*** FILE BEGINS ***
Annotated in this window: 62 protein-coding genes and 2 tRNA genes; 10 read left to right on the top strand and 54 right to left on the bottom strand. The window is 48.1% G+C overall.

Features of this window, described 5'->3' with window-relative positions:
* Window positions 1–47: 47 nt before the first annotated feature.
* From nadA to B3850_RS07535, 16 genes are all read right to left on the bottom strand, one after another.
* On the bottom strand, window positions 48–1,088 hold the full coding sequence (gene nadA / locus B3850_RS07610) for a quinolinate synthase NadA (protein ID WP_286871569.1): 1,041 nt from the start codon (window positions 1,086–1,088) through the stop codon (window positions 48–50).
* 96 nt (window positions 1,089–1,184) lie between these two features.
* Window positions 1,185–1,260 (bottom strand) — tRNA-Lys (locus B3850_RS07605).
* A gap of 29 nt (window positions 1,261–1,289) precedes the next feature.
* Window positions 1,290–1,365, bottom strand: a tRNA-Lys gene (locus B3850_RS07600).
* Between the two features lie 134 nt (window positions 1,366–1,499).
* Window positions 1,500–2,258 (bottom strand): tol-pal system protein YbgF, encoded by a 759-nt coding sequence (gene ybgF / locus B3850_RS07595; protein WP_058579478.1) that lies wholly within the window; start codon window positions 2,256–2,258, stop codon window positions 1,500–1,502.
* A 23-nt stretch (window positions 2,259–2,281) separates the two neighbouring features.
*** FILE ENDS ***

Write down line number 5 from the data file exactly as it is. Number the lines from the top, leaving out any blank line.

* On the bottom strand, window positions 48–1,088 hold the full coding sequence (gene nadA / locus B3850_RS07610) for a quinolinate synthase NadA (protein ID WP_286871569.1): 1,041 nt from the start codon (window positions 1,086–1,088) through the stop codon (window positions 48–50).